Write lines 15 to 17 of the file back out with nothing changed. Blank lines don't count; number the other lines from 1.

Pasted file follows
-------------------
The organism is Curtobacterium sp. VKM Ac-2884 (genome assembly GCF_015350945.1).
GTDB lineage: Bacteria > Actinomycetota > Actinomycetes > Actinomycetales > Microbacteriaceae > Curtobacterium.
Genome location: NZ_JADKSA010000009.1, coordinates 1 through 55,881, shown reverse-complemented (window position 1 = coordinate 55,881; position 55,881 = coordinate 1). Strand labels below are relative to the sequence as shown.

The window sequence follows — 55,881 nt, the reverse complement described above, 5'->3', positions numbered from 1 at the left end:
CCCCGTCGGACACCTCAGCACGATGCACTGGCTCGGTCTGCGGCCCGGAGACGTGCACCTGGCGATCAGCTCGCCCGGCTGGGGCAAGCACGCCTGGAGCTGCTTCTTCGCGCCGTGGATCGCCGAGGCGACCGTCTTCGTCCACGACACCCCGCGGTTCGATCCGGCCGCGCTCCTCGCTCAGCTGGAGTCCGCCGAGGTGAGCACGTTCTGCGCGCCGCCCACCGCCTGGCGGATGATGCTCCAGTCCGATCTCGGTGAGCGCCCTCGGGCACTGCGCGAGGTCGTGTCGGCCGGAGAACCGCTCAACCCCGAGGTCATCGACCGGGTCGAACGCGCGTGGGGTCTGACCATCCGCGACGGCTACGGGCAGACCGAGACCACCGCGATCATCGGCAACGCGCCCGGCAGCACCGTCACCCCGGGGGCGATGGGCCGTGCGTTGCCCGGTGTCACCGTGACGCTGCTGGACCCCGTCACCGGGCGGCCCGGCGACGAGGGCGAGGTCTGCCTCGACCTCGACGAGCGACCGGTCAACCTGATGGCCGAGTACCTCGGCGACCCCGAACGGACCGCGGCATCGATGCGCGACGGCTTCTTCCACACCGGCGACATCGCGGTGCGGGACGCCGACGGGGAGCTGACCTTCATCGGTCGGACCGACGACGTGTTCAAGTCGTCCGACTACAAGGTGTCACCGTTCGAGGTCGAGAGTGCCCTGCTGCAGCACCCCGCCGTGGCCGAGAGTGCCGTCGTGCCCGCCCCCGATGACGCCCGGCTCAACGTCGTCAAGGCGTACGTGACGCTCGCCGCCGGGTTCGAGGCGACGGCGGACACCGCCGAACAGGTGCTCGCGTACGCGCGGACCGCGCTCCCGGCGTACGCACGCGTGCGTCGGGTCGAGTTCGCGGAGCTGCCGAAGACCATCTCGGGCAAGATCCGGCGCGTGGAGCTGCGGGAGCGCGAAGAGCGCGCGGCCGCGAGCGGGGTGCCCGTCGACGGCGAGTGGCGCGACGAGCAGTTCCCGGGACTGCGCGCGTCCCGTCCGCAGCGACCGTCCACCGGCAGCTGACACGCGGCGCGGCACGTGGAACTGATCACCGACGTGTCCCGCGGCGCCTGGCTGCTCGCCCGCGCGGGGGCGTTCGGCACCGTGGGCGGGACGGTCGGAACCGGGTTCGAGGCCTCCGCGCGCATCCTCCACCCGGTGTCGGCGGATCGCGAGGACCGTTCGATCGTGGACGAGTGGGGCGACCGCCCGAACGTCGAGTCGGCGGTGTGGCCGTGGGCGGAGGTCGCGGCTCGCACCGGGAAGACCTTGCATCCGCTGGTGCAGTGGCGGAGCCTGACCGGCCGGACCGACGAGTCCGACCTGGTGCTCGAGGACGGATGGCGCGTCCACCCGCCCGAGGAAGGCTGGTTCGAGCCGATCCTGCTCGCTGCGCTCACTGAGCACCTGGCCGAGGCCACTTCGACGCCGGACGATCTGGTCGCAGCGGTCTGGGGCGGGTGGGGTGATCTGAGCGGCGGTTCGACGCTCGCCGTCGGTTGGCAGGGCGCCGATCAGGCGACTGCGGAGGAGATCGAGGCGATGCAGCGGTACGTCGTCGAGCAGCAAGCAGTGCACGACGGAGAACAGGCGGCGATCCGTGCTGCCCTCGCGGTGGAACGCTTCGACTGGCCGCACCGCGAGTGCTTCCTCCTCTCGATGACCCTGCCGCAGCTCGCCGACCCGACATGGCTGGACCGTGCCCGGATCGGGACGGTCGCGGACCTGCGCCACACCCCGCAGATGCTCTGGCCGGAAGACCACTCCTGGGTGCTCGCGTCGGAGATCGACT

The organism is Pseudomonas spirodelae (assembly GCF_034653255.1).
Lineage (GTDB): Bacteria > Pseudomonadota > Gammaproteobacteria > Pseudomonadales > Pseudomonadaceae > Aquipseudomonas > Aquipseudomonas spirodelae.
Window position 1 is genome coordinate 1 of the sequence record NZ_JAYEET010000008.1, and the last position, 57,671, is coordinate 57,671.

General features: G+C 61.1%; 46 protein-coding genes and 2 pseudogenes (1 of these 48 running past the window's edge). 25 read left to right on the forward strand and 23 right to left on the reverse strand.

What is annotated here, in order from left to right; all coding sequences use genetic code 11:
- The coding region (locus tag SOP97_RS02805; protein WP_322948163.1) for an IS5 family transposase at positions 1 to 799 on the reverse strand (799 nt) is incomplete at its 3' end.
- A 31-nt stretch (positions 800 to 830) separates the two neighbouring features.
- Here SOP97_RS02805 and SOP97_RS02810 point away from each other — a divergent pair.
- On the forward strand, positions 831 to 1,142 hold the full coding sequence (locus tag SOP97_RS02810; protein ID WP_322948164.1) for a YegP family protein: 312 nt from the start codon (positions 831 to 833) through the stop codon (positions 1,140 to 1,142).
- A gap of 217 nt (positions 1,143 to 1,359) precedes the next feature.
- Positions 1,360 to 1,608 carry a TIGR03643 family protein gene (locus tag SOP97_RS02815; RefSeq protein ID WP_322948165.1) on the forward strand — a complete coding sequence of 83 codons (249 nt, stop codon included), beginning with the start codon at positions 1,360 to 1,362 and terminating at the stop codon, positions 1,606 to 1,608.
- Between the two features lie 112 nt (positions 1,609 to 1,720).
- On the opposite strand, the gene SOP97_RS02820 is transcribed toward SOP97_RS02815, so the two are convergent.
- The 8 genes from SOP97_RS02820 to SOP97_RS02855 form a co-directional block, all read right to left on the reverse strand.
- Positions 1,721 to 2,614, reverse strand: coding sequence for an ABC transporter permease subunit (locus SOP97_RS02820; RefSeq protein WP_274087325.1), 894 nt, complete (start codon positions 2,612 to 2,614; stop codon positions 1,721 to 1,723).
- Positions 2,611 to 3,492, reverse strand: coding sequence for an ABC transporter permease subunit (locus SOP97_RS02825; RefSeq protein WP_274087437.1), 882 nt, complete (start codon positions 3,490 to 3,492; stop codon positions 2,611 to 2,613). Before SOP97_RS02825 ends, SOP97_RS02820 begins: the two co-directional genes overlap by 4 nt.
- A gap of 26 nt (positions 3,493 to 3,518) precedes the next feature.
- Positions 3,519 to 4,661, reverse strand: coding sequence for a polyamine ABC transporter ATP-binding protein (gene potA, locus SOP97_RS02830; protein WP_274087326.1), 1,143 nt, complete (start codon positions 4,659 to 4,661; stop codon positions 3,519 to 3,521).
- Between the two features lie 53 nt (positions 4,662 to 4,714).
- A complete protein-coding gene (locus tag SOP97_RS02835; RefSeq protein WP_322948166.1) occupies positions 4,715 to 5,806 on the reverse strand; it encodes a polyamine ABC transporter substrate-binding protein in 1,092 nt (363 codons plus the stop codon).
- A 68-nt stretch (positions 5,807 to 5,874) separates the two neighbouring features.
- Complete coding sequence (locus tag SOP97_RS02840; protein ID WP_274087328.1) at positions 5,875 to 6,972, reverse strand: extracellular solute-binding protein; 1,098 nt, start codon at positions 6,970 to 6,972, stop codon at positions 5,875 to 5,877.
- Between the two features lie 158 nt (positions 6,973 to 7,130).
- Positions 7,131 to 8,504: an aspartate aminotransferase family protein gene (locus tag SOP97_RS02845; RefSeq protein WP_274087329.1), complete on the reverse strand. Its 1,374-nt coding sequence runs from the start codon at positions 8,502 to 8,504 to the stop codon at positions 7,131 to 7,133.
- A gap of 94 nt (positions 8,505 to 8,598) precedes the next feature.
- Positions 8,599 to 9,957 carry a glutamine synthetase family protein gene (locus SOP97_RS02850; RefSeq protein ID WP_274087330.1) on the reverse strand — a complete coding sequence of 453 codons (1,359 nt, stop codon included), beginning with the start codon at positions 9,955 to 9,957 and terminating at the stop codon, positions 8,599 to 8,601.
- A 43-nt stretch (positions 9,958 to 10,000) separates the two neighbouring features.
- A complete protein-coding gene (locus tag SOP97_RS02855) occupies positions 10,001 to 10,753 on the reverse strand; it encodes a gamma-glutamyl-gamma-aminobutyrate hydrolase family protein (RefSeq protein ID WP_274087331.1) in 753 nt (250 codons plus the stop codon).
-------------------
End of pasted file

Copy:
- A gap of 217 nt (positions 1,143 to 1,359) precedes the next feature.
- Positions 1,360 to 1,608 carry a TIGR03643 family protein gene (locus tag SOP97_RS02815; RefSeq protein ID WP_322948165.1) on the forward strand — a complete coding sequence of 83 codons (249 nt, stop codon included), beginning with the start codon at positions 1,360 to 1,362 and terminating at the stop codon, positions 1,606 to 1,608.
- Between the two features lie 112 nt (positions 1,609 to 1,720).